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overstock

[verb oh-ver-stok; noun oh-ver-stok] /verb ˌoʊ vərˈstɒk; noun ˈoʊ vərˌstɒk/
verb (used with object)
1.
to stock to excess:
We are overstocked on this item.
noun
2.
a stock that is larger than the actual need or demand.
Origin of overstock
1555-1565
1555-65; over- + stock

stocking

[stok-ing] /ˈstɒk ɪŋ/
noun
1.
a close-fitting covering for the foot and part of the leg, usually knitted, of wool, cotton, nylon, silk, or similar material.
2.
something resembling such a covering.
Idioms
3.
in one's stocking feet, wearing stockings, but without shoes:
Be careful of glass splinters if you walk through here in your stocking feet.
Origin
1575-85; stock + -ing1
Related forms
stockinged, adjective
stockingless, adjective
half-stocking, noun
overstocking, noun
unstockinged, adjective
Dictionary.com Unabridged
Based on the Random House Dictionary, © Random House, Inc. 2016.
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Examples from the Web for overstocking
Historical Examples
British Dictionary definitions for overstocking

overstock

/ˌəʊvəˈstɒk/
verb (transitive)
1.
to hold or supply (a commodity) in excess of requirements
2.
to run more farm animals on (a piece of land) than it is capable of maintaining

stocking

/ˈstɒkɪŋ/
noun
1.
one of a pair of close-fitting garments made of knitted yarn to cover the foot and part or all of the leg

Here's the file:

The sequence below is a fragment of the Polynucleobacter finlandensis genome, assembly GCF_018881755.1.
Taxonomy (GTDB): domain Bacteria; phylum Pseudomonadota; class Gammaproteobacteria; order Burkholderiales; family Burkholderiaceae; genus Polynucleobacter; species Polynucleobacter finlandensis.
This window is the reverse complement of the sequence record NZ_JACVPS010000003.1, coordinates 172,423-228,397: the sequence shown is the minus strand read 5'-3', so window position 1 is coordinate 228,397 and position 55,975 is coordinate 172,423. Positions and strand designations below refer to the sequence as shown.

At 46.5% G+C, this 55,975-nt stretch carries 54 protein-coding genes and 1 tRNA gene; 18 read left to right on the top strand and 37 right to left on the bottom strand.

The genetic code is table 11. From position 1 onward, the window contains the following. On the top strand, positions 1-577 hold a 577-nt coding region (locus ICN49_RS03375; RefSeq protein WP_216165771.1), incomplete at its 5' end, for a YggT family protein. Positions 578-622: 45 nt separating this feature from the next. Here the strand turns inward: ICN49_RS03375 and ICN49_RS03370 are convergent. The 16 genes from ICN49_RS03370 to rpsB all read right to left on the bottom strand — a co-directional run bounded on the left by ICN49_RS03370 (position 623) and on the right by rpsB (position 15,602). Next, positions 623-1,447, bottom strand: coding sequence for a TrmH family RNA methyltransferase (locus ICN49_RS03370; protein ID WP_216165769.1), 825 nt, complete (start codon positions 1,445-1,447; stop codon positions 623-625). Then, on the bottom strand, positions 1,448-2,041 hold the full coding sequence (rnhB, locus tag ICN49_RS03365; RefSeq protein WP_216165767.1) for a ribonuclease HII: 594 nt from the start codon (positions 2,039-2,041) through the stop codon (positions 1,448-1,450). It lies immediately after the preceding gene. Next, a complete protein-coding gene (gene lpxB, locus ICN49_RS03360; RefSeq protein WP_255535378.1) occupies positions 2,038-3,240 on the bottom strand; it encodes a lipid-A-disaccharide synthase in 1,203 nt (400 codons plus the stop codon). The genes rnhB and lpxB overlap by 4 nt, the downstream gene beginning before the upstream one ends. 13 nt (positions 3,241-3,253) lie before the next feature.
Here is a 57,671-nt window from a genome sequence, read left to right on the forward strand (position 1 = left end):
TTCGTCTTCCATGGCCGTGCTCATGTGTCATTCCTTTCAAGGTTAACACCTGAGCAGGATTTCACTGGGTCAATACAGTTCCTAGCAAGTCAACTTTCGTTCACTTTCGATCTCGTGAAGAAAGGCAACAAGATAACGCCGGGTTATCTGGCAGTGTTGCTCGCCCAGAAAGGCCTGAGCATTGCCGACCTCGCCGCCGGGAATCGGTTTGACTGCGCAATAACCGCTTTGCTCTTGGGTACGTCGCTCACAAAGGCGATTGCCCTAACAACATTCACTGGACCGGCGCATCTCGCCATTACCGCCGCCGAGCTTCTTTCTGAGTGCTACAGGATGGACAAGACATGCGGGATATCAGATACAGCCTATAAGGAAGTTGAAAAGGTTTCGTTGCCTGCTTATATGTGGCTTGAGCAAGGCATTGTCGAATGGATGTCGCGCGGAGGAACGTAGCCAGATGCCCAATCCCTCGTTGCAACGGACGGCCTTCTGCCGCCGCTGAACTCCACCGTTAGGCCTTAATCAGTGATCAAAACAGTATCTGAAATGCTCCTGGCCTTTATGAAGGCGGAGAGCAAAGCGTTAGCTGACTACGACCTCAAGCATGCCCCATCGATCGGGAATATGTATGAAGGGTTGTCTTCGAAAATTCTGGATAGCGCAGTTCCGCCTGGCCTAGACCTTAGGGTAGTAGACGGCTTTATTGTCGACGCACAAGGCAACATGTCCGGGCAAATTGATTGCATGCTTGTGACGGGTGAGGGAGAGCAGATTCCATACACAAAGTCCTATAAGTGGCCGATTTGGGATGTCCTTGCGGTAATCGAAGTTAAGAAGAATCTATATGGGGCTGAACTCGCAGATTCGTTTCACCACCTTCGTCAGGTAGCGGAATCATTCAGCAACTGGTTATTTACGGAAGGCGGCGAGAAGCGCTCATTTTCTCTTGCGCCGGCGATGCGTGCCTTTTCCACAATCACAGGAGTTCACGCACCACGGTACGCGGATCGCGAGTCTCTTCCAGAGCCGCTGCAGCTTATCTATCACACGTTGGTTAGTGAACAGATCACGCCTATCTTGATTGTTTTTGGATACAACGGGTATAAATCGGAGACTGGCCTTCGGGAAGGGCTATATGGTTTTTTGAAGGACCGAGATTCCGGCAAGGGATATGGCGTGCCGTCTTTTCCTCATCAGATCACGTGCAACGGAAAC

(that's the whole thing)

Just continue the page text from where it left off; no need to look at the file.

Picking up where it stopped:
2.
something resembling this in position, function, appearance, etc
3.
in one's stocking feet, in one's stockinged feet, wearing stockings or socks but no shoes
Word Origin
C16: from dialect stock stocking + -ing1
Collins English Dictionary - Complete & Unabridged 2012 Digital Edition
© William Collins Sons & Co. Ltd. 1979, 1986 © HarperCollins
Publishers 1998, 2000, 2003, 2005, 2006, 2007, 2009, 2012
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Word Origin and History for overstocking

overstock

v.

1640s, from over- + stock (v.). Related: Overstocked; overstocking. The noun is attested from 1710.

stocking

n.

"close-fitting garment covering the foot and leg," 1580s, from stocka "leg covering, stock," from Old English stocu "sleeve," related to Old English stocc "trunk, log" (see stock (n.1)). Probably so called because of a fancied resemblance of legs to tree trunks, or a reference to the punishing stocks. Cognates include Old Norse stuka, Old High German stuhha, from the same Proto-Germanic source. Restriction to women's hose is 20c. As a receptacle for Christmas presents, attested from 1853; hence stocking stuffer first recorded 1976.

Online Etymology Dictionary, © 2010 Douglas Harper
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Slang definitions & phrases for overstocking

stocking

Related Terms

silk-stocking

The Dictionary of American Slang, Fourth Edition by Barbara Ann Kipfer, PhD. and Robert L. Chapman, Ph.D.
Copyright (C) 2007 by HarperCollins Publishers.
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Difficulty index for overstock

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Word Value for overstocking

22
26
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